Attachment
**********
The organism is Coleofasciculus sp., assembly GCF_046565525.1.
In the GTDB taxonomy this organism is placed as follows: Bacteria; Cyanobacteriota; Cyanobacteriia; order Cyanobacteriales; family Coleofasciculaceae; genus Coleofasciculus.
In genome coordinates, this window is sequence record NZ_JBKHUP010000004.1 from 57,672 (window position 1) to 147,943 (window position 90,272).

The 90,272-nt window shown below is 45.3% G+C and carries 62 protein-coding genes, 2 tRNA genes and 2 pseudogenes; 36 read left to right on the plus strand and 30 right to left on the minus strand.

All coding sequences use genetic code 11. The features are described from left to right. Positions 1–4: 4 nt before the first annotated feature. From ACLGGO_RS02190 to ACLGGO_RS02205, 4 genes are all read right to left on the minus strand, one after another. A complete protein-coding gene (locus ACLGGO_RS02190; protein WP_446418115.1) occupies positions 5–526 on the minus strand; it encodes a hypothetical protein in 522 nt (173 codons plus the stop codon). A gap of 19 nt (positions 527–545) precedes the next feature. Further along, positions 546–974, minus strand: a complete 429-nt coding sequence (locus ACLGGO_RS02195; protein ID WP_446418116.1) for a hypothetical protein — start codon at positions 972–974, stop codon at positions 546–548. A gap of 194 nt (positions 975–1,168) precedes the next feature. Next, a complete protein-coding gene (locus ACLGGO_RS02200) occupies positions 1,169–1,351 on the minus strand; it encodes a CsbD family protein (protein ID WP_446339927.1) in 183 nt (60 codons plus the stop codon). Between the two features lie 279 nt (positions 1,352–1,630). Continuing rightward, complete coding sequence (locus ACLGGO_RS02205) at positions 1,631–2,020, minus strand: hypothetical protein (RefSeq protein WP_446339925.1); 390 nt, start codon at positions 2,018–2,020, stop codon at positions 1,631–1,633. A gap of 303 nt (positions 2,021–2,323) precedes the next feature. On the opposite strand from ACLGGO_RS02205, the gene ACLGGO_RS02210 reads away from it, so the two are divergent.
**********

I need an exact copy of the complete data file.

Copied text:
The organism is Coleofasciculus sp., assembly GCF_046565525.1.
In the GTDB taxonomy this organism is placed as follows: Bacteria; Cyanobacteriota; Cyanobacteriia; order Cyanobacteriales; family Coleofasciculaceae; genus Coleofasciculus.
In genome coordinates, this window is sequence record NZ_JBKHUP010000004.1 from 57,672 (window position 1) to 147,943 (window position 90,272).

The 90,272-nt window shown below is 45.3% G+C and carries 62 protein-coding genes, 2 tRNA genes and 2 pseudogenes; 36 read left to right on the plus strand and 30 right to left on the minus strand.

All coding sequences use genetic code 11. The features are described from left to right. Positions 1–4: 4 nt before the first annotated feature. From ACLGGO_RS02190 to ACLGGO_RS02205, 4 genes are all read right to left on the minus strand, one after another. A complete protein-coding gene (locus ACLGGO_RS02190; protein WP_446418115.1) occupies positions 5–526 on the minus strand; it encodes a hypothetical protein in 522 nt (173 codons plus the stop codon). A gap of 19 nt (positions 527–545) precedes the next feature. Further along, positions 546–974, minus strand: a complete 429-nt coding sequence (locus ACLGGO_RS02195; protein ID WP_446418116.1) for a hypothetical protein — start codon at positions 972–974, stop codon at positions 546–548. A gap of 194 nt (positions 975–1,168) precedes the next feature. Next, a complete protein-coding gene (locus ACLGGO_RS02200) occupies positions 1,169–1,351 on the minus strand; it encodes a CsbD family protein (protein ID WP_446339927.1) in 183 nt (60 codons plus the stop codon). Between the two features lie 279 nt (positions 1,352–1,630). Continuing rightward, complete coding sequence (locus ACLGGO_RS02205) at positions 1,631–2,020, minus strand: hypothetical protein (RefSeq protein WP_446339925.1); 390 nt, start codon at positions 2,018–2,020, stop codon at positions 1,631–1,633. A gap of 303 nt (positions 2,021–2,323) precedes the next feature. On the opposite strand from ACLGGO_RS02205, the gene ACLGGO_RS02210 reads away from it, so the two are divergent.